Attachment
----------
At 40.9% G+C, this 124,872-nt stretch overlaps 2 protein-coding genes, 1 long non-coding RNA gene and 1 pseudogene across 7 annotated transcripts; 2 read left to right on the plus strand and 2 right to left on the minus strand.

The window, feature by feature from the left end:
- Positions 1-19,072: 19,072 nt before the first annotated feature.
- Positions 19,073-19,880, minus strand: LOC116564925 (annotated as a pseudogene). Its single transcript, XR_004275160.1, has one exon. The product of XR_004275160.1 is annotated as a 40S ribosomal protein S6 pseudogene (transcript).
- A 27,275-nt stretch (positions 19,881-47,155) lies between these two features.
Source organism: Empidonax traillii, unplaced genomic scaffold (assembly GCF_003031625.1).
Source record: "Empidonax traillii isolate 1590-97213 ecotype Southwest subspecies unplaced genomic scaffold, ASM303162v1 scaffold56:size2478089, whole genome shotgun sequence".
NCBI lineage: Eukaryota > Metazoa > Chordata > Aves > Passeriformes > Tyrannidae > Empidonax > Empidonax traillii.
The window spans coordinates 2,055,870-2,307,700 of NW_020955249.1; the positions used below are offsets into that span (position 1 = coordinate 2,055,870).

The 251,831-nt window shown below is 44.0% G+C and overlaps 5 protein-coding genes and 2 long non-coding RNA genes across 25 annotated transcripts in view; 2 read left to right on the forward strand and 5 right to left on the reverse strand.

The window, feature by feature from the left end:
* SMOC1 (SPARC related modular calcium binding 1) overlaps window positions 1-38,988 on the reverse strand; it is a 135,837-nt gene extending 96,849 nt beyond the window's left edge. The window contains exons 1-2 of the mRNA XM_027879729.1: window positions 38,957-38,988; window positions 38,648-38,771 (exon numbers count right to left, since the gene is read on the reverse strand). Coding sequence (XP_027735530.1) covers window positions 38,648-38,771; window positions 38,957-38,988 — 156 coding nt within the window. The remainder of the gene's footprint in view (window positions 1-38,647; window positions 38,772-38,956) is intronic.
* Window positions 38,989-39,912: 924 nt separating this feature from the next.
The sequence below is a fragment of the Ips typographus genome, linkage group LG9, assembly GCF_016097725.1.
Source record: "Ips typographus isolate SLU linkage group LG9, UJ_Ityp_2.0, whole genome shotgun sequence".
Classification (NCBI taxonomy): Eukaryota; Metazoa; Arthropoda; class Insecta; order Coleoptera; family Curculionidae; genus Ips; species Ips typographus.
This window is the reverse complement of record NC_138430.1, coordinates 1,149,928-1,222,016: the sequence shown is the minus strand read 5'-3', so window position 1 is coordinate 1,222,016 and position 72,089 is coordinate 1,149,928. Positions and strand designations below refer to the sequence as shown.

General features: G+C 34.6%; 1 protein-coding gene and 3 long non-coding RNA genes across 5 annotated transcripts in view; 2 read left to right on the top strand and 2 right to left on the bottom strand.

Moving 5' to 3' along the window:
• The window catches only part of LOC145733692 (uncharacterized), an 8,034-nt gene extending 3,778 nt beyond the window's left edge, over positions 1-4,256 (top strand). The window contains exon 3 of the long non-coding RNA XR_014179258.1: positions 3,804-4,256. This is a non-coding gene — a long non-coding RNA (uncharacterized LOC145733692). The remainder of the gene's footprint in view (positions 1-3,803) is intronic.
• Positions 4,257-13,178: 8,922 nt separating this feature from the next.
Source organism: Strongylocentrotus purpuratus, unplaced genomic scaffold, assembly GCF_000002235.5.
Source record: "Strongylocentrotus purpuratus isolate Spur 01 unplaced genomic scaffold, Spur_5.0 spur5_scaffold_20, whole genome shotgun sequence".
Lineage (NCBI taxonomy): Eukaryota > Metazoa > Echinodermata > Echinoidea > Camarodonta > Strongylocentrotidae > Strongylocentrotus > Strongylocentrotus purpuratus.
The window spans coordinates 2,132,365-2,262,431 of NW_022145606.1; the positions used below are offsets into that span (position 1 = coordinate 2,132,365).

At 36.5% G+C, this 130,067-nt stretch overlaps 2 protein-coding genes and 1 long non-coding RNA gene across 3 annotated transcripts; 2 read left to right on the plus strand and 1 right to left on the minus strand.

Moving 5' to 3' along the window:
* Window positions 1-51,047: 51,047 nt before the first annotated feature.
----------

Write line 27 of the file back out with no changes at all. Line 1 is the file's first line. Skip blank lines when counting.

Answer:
Moving 5' to 3' along the window: